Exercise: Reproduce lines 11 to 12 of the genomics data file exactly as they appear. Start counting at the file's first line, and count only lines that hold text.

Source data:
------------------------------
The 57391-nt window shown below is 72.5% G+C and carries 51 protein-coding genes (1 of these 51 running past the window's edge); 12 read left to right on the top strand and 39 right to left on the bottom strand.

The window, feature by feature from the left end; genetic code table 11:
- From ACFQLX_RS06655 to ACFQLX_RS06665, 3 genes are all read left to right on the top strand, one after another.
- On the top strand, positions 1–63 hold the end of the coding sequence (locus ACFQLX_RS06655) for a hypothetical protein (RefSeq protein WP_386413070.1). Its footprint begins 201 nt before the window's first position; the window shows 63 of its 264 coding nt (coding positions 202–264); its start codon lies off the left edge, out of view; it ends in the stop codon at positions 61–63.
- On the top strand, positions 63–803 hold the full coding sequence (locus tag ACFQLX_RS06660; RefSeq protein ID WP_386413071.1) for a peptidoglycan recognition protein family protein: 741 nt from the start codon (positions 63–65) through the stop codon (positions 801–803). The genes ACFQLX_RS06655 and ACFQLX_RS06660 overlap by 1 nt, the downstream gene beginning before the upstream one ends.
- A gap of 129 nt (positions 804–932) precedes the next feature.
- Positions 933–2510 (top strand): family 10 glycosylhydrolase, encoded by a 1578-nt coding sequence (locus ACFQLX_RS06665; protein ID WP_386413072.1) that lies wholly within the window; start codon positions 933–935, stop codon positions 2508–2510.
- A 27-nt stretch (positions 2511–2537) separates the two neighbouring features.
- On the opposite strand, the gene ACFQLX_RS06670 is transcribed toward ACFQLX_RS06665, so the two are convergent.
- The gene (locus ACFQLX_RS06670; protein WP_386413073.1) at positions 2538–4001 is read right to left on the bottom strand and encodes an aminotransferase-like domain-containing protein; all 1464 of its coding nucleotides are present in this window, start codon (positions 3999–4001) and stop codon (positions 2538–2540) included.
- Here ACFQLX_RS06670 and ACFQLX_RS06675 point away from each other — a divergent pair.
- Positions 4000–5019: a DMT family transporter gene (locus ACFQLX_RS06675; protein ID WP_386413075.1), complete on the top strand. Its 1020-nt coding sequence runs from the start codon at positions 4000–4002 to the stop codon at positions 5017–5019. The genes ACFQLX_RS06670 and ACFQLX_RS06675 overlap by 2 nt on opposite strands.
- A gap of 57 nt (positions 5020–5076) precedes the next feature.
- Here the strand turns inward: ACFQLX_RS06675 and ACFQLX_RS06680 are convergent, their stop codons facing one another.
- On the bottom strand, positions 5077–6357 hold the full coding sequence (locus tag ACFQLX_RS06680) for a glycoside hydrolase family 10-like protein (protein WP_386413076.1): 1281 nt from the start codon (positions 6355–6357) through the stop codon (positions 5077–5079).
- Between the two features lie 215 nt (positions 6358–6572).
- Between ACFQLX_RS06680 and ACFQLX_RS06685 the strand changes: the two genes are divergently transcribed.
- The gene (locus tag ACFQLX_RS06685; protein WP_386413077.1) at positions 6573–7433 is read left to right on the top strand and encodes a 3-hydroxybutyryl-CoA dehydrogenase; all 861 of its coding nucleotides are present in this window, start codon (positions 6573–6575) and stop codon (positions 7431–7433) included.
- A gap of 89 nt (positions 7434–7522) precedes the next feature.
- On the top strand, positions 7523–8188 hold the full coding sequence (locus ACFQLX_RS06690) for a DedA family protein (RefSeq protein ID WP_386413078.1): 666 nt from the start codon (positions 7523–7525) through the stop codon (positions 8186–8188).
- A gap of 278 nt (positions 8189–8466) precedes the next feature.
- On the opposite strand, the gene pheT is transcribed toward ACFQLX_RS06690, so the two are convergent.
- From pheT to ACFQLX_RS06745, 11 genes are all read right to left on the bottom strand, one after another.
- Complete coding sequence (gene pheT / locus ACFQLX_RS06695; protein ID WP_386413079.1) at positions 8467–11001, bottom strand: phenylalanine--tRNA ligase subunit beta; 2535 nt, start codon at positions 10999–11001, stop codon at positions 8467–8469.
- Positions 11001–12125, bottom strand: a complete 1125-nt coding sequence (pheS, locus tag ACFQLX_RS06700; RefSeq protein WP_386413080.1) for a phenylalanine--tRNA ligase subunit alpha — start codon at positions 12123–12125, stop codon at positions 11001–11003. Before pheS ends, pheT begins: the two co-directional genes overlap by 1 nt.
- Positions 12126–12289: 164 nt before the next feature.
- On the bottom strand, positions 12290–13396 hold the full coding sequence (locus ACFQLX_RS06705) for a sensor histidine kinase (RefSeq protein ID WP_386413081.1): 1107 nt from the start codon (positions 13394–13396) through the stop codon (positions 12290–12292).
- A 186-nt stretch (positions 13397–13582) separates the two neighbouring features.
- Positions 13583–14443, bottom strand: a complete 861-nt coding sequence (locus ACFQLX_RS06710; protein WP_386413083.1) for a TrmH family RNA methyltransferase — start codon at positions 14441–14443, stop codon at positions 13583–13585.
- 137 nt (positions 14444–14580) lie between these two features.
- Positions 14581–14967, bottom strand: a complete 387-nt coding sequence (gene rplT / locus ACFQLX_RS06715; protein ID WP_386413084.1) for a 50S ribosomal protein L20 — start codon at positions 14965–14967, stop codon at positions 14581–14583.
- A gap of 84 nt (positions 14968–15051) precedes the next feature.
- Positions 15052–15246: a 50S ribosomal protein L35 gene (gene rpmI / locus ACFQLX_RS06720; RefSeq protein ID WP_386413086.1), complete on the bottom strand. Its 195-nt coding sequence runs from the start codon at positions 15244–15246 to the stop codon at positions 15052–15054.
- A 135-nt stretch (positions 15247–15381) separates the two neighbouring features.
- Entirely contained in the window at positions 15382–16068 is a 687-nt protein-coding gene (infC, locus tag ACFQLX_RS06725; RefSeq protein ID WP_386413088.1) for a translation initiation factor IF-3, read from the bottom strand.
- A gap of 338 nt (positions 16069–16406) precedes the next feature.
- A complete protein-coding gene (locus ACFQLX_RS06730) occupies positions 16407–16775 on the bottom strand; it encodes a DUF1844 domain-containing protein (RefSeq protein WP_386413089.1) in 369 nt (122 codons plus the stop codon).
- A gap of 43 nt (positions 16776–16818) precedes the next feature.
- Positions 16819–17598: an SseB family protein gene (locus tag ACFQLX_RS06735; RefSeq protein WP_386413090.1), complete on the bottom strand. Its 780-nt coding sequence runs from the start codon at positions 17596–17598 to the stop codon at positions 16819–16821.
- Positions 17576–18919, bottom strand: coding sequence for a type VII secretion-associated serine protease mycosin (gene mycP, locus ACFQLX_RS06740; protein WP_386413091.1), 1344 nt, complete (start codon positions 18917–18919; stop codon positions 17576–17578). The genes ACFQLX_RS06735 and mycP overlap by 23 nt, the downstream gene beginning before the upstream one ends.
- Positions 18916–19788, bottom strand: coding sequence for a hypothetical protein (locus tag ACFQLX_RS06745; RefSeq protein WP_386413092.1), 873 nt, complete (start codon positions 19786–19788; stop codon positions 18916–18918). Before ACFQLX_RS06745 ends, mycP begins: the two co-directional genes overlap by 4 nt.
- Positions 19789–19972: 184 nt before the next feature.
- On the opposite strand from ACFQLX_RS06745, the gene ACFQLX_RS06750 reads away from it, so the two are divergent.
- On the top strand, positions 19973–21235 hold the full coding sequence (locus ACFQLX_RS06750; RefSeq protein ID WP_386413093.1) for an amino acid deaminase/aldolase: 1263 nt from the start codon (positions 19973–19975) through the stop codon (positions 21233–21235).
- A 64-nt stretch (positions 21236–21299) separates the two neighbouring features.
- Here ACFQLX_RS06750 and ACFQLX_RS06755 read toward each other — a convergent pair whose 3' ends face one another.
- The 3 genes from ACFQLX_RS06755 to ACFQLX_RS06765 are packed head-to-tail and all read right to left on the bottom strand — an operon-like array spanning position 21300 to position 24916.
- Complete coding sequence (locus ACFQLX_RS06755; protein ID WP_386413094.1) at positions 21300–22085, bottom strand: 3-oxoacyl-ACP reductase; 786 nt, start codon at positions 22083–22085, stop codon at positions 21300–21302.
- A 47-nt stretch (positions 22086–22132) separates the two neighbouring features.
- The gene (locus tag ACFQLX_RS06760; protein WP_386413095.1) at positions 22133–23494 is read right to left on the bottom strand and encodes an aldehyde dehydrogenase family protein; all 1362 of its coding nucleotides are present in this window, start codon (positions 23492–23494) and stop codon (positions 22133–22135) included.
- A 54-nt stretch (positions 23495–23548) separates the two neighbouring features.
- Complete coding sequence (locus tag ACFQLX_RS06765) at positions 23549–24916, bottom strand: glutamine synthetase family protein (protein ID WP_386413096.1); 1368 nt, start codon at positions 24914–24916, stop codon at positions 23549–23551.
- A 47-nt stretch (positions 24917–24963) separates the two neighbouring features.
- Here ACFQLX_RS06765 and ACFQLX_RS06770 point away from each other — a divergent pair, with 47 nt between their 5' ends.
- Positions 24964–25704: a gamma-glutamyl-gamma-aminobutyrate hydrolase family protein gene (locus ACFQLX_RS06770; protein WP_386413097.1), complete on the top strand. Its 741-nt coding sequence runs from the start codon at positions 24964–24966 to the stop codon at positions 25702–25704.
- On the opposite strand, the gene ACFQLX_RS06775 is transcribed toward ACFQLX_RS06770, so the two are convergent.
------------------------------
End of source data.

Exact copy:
- Here ACFQLX_RS06670 and ACFQLX_RS06675 point away from each other — a divergent pair.
- Positions 4000–5019: a DMT family transporter gene (locus ACFQLX_RS06675; protein ID WP_386413075.1), complete on the top strand. Its 1020-nt coding sequence runs from the start codon at positions 4000–4002 to the stop codon at positions 5017–5019. The genes ACFQLX_RS06670 and ACFQLX_RS06675 overlap by 2 nt on opposite strands.